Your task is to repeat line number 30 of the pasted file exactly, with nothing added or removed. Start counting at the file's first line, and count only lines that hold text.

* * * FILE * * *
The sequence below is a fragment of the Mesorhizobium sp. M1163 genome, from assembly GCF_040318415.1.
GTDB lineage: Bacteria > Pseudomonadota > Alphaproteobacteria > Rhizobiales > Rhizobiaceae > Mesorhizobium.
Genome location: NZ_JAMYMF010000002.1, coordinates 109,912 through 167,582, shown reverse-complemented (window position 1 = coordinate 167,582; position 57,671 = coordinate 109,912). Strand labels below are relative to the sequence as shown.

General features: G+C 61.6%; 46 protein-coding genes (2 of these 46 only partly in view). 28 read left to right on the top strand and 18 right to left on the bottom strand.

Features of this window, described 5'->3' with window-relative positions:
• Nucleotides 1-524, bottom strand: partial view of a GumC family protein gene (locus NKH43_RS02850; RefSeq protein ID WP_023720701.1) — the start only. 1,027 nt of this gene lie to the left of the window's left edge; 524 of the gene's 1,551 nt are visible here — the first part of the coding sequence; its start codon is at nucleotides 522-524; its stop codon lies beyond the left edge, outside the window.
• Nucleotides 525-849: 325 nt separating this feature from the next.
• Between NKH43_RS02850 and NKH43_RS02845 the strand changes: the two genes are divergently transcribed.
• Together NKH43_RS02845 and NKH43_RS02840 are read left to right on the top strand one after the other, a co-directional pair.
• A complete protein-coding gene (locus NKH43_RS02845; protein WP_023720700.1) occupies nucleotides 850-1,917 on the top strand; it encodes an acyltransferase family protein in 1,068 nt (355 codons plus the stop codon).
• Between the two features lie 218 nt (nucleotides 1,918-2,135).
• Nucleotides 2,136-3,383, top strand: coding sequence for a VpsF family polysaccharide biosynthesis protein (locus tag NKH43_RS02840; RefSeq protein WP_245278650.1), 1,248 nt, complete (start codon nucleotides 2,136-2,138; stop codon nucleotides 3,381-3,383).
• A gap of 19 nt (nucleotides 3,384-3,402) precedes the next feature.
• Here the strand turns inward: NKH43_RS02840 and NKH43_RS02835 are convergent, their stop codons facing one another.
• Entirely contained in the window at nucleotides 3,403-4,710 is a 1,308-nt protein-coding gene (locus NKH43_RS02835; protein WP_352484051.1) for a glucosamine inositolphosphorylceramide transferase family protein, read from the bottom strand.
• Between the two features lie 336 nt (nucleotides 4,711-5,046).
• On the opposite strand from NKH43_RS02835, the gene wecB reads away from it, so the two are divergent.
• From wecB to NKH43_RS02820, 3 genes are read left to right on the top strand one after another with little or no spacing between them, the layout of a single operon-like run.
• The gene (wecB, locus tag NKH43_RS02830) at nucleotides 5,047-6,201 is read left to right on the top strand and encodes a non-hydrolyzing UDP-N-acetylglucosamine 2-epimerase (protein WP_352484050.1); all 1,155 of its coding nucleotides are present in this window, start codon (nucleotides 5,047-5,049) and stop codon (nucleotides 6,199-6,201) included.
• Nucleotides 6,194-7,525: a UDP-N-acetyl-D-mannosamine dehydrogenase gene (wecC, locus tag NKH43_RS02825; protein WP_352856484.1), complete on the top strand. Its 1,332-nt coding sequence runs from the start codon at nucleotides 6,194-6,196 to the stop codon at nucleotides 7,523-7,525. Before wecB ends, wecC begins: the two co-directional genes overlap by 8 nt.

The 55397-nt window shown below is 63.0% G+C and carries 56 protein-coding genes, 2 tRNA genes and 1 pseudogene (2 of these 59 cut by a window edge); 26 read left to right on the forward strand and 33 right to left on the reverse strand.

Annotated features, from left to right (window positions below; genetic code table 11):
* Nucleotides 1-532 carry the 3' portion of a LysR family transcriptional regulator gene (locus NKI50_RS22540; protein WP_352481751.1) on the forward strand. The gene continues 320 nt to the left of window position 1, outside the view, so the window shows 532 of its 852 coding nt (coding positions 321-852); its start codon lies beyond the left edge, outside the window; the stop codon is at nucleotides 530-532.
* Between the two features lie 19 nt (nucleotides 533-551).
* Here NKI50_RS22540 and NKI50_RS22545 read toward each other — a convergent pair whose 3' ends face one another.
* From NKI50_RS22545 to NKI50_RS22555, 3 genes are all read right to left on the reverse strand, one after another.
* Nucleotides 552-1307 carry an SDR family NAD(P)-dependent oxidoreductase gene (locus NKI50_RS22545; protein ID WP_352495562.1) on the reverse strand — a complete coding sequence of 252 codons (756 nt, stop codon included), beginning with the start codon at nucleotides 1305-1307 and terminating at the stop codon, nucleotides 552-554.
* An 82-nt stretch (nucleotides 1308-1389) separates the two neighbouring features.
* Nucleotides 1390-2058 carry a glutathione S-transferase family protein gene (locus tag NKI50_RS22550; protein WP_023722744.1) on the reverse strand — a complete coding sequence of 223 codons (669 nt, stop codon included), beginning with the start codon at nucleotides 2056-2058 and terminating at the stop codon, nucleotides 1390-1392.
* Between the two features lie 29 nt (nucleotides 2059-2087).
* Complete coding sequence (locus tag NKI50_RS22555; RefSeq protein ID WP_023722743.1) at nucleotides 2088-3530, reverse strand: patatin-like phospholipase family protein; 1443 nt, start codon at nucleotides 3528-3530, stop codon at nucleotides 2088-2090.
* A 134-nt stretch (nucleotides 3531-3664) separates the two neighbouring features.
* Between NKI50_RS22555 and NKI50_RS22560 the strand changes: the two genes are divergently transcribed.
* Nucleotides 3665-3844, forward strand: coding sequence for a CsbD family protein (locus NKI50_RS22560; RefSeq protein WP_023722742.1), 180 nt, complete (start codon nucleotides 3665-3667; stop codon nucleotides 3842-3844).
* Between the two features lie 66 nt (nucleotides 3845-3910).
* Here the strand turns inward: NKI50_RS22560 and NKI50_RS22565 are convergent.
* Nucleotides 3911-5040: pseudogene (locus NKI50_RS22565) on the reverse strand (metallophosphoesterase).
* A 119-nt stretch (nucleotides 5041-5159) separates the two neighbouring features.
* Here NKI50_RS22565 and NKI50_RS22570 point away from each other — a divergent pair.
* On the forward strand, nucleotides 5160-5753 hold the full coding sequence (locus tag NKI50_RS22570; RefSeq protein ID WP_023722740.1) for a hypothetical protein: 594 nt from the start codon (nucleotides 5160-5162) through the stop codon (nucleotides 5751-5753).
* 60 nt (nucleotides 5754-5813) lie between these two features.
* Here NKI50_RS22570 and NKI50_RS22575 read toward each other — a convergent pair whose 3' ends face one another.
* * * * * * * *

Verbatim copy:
* Between the two features lie 29 nt (nucleotides 2059-2087).